I was one of the people who said the BNP should be allowed onto QT so the millions of viewers could at last see the scum that Griffin is.

But after watching the program i came to view that all i saw was one man being bullied and harassed and Jack Straw was inept when he was challenged over the rise of the BNP thanks to Labour.
Not that i entirely agree with that.

If i new the program was just going to be about 200 people chucking mud at one guy then i wished i had not even bothered to tune in and watch it.

The BBC made a balls up.
One last thing, I like Jack Straw and i think he is a very warm and decent person and i did feel sorry for him when that BNP rat mentioned the stuff about his grandfather during the war. Pure evil.

Polunskers 23 October 2009 at 16:06  

Of course most fair-minded people won't think he came across well. I would suggest that you're naive if you think they'll get anything but a big boost from such exposure. He's a household name now. Views some held shamefully in private become normalised, institutionally accepted. Many viewers had sympathy for Griffin as they thought he was bullied, some agreed with some of what he said. Masses more people are aware of them now. Here in Scotland where they aren't represented politically they've been over-exposed and potentially could become a far bigger political force than they were. They couldn't pay for that sort of publicity.

And of course when Griffin is on the panel the audience are going to ask about racism - they have to! Otherwise the guy gets a free run to sound like an ordinary politician, which is exactly what he wants. That will happen every time he's on the platform and completely prevents the open and free debates that - according to you - I'm supposed to oppose.

Malc 23 October 2009 at 16:08  


Of course you are entitled to your view and how you saw the programme. I think I saw it slightly differently though. Yes there was an element of bullying Griffin, but on the whole I thought when he talked, he definitely didn't cover himself in glory. Today's (better quality) press appears to conform to that view.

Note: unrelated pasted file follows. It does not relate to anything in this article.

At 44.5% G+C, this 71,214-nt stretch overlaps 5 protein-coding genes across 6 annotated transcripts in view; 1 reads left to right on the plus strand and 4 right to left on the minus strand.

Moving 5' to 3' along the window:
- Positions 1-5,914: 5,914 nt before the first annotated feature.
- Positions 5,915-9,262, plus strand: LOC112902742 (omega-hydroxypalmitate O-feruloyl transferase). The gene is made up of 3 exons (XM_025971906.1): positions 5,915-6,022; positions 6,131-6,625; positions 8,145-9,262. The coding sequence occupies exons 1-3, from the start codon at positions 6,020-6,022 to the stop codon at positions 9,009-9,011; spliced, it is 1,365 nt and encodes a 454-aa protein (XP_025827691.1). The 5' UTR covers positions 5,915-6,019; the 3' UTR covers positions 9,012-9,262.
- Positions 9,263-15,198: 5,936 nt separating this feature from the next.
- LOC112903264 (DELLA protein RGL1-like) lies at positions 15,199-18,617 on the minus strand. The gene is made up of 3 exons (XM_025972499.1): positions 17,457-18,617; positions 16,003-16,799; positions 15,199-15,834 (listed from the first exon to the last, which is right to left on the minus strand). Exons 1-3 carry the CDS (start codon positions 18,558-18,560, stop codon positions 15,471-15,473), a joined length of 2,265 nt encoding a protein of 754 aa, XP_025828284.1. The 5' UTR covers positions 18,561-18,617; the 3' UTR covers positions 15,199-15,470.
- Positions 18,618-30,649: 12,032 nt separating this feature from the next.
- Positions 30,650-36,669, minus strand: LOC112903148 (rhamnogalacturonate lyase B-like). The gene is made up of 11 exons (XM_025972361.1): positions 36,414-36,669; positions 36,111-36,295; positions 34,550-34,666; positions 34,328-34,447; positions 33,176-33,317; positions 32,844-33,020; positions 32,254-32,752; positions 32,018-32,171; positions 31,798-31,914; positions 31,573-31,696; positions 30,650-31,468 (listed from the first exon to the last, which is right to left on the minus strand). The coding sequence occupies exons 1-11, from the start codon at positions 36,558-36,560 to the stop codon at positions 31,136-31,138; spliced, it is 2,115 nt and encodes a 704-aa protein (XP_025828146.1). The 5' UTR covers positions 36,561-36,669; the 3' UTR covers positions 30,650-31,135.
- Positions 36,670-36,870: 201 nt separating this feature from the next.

ScottishToryBoy 23 October 2009 at 16:10  

He's been a household name for ages, Polunskers.

Good post by the way, Malc

Malc 23 October 2009 at 16:16  


Are you suggesting the debate wasn't "open and free" because it focused on the issue which the audience - both at the debate and at home - wanted to see? I'm genuinely confused by that comment.

You don't want him on the show because it'll turn him into a mainstream politician and allow him to discuss issues "ordinary" politicians talk about, but when the audience spends the best part of an hour probing him on his racist views you complain that the focus is solely on his politics and there's no opportunity to discuss other issues. Surely there's some sort of paradox there?

I do agree, however, that showing the debate in Scotland may be an issue, given the distinct lack of support anywhere here for the BNP. This has just given them free airtime up here which they have not - at least through democratic election - merited. However, we'd be fools to think that racism and fascism is not an issue in Scotland, and we should be proactive in tackling the scourge of society here as well - which is what his appearance was intended as part of.

Malc 23 October 2009 at 16:19  

Thanks STB.

And perhaps I am being naive Polunskers. But the BNP have gone from nothing to winning close to 1 million votes, 2 MEPs and numerous councillors on the back of the "no-platform" policy. It hasn't worked in stopping people voting for them. We have to try debating with them.

Montague Burton 23 October 2009 at 16:36  

What even here Malc, where they have approximately 27,000 voters and haven't saved a deposit yet in any election in Scotland?

Malc 23 October 2009 at 16:46  


Yes. I know that 27,000 isn't much. But the BNP only got 35,000 votes UK wide in the 1997 General Election (and 100,000 in the 1999 Euro election).

12 years on, they got 800,000 in the European election. All I'm saying is, we shouldn't count our chickens - and we should guard against them.

dave 23 October 2009 at 17:13  


An interesting post - some of which I agree with.

However, I notice that you exempt your own parties spokesperson -Mike Russell -from criticism.

Does he, like you claim Peter Hain does, miss the point 'spectacularly'?

Malc 23 October 2009 at 17:39  


I hadn't seen that piece. I'll go with yes, he does - though where you get Mike Russell as "my own party's spokesperson" I don't know...

The point he makes is one I've dealt with in the comments here - that the BNP have a tiny following in Scotland and perhaps we should be questioning whether it was relevant to the political debate here to have the programme shown here.

But a qualification: Mike Russell doesn't say they shouldn't be on, merely that the BBC should explain why they've invited him. Peter Hain on the other hand doesn't recognise that the BNP's growth has - potentially - something to do with his own Government's inability to tackle social issues in some areas of England.